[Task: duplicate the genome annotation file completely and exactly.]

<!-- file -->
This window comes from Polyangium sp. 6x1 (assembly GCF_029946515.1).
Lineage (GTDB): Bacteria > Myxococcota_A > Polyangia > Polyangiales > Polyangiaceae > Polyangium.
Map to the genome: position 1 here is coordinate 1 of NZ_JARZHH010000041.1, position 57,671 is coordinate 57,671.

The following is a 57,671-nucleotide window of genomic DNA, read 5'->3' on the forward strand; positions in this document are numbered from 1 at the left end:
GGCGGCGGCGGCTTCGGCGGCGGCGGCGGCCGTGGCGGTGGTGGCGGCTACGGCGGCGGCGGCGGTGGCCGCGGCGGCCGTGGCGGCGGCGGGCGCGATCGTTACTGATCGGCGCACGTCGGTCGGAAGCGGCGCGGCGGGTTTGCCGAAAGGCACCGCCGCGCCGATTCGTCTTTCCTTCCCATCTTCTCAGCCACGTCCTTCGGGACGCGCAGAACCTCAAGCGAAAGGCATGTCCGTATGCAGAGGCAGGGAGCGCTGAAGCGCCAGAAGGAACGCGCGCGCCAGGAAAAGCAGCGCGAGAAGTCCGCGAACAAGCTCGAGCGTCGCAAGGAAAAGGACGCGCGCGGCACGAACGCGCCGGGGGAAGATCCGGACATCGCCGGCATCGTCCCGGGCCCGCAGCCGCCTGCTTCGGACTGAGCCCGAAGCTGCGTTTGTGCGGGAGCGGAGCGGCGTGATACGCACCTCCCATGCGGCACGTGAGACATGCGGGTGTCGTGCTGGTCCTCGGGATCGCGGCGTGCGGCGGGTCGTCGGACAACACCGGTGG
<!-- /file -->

This window comes from Polyangium sp. 6x1 (assembly GCF_029946515.1).
Lineage (GTDB): Bacteria > Myxococcota_A > Polyangia > Polyangiales > Polyangiaceae > Polyangium.
Map to the genome: position 1 here is coordinate 1 of NZ_JARZHH010000041.1, position 57,671 is coordinate 57,671.

The following is a 57,671-nucleotide window of genomic DNA, read 5'->3' on the forward strand; positions in this document are numbered from 1 at the left end:
GGCGGCGGCGGCTTCGGCGGCGGCGGCGGCCGTGGCGGTGGTGGCGGCTACGGCGGCGGCGGCGGTGGCCGCGGCGGCCGTGGCGGCGGCGGGCGCGATCGTTACTGATCGGCGCACGTCGGTCGGAAGCGGCGCGGCGGGTTTGCCGAAAGGCACCGCCGCGCCGATTCGTCTTTCCTTCCCATCTTCTCAGCCACGTCCTTCGGGACGCGCAGAACCTCAAGCGAAAGGCATGTCCGTATGCAGAGGCAGGGAGCGCTGAAGCGCCAGAAGGAACGCGCGCGCCAGGAAAAGCAGCGCGAGAAGTCCGCGAACAAGCTCGAGCGTCGCAAGGAAAAGGACGCGCGCGGCACGAACGCGCCGGGGGAAGATCCGGACATCGCCGGCATCGTCCCGGGCCCGCAGCCGCCTGCTTCGGACTGAGCCCGAAGCTGCGTTTGTGCGGGAGCGGAGCGGCGTGATACGCACCTCCCATGCGGCACGTGAGACATGCGGGTGTCGTGCTGGTCCTCGGGATCGCGGCGTGCGGCGGGTCGTCGGACAACACCGGTGG